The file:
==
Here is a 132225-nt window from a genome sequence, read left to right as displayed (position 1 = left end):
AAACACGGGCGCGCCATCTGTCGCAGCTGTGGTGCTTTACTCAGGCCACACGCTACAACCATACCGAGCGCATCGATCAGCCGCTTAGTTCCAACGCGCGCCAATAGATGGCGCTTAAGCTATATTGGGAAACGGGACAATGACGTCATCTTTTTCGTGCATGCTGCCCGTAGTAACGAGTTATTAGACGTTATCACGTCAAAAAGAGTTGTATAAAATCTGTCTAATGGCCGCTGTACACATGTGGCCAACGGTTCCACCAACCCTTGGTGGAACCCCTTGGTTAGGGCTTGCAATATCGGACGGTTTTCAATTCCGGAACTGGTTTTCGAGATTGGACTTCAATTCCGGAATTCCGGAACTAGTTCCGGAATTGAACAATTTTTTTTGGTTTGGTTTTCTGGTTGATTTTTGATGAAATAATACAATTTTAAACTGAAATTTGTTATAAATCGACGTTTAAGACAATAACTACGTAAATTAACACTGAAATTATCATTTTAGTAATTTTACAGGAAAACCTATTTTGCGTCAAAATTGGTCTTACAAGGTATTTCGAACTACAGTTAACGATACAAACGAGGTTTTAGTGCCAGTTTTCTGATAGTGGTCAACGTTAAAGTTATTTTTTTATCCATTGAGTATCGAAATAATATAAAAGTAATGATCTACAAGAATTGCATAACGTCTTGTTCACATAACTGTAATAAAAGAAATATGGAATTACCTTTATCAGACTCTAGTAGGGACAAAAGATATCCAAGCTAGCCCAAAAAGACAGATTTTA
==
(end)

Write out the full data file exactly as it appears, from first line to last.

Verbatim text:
Here is a 132225-nt window from a genome sequence, read left to right as displayed (position 1 = left end):
AAACACGGGCGCGCCATCTGTCGCAGCTGTGGTGCTTTACTCAGGCCACACGCTACAACCATACCGAGCGCATCGATCAGCCGCTTAGTTCCAACGCGCGCCAATAGATGGCGCTTAAGCTATATTGGGAAACGGGACAATGACGTCATCTTTTTCGTGCATGCTGCCCGTAGTAACGAGTTATTAGACGTTATCACGTCAAAAAGAGTTGTATAAAATCTGTCTAATGGCCGCTGTACACATGTGGCCAACGGTTCCACCAACCCTTGGTGGAACCCCTTGGTTAGGGCTTGCAATATCGGACGGTTTTCAATTCCGGAACTGGTTTTCGAGATTGGACTTCAATTCCGGAATTCCGGAACTAGTTCCGGAATTGAACAATTTTTTTTGGTTTGGTTTTCTGGTTGATTTTTGATGAAATAATACAATTTTAAACTGAAATTTGTTATAAATCGACGTTTAAGACAATAACTACGTAAATTAACACTGAAATTATCATTTTAGTAATTTTACAGGAAAACCTATTTTGCGTCAAAATTGGTCTTACAAGGTATTTCGAACTACAGTTAACGATACAAACGAGGTTTTAGTGCCAGTTTTCTGATAGTGGTCAACGTTAAAGTTATTTTTTTATCCATTGAGTATCGAAATAATATAAAAGTAATGATCTACAAGAATTGCATAACGTCTTGTTCACATAACTGTAATAAAAGAAATATGGAATTACCTTTATCAGACTCTAGTAGGGACAAAAGATATCCAAGCTAGCCCAAAAAGACAGATTTTA